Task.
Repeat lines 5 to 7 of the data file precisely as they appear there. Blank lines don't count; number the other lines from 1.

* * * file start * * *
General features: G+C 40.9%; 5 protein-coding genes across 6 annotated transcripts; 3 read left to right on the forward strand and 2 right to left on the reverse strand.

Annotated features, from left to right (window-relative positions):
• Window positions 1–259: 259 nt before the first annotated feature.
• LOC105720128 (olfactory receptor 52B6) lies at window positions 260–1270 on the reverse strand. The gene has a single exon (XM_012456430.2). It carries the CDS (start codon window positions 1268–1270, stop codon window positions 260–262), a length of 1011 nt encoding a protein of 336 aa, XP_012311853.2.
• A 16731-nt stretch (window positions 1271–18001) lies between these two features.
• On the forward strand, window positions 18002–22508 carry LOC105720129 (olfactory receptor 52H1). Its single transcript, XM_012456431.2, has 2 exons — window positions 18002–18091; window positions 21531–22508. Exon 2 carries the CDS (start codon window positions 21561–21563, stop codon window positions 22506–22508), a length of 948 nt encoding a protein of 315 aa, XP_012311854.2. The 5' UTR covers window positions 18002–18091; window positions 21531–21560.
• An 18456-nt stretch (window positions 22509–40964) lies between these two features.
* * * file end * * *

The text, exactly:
• A 16731-nt stretch (window positions 1271–18001) lies between these two features.
• On the forward strand, window positions 18002–22508 carry LOC105720129 (olfactory receptor 52H1). Its single transcript, XM_012456431.2, has 2 exons — window positions 18002–18091; window positions 21531–22508. Exon 2 carries the CDS (start codon window positions 21561–21563, stop codon window positions 22506–22508), a length of 948 nt encoding a protein of 315 aa, XP_012311854.2. The 5' UTR covers window positions 18002–18091; window positions 21531–21560.
• An 18456-nt stretch (window positions 22509–40964) lies between these two features.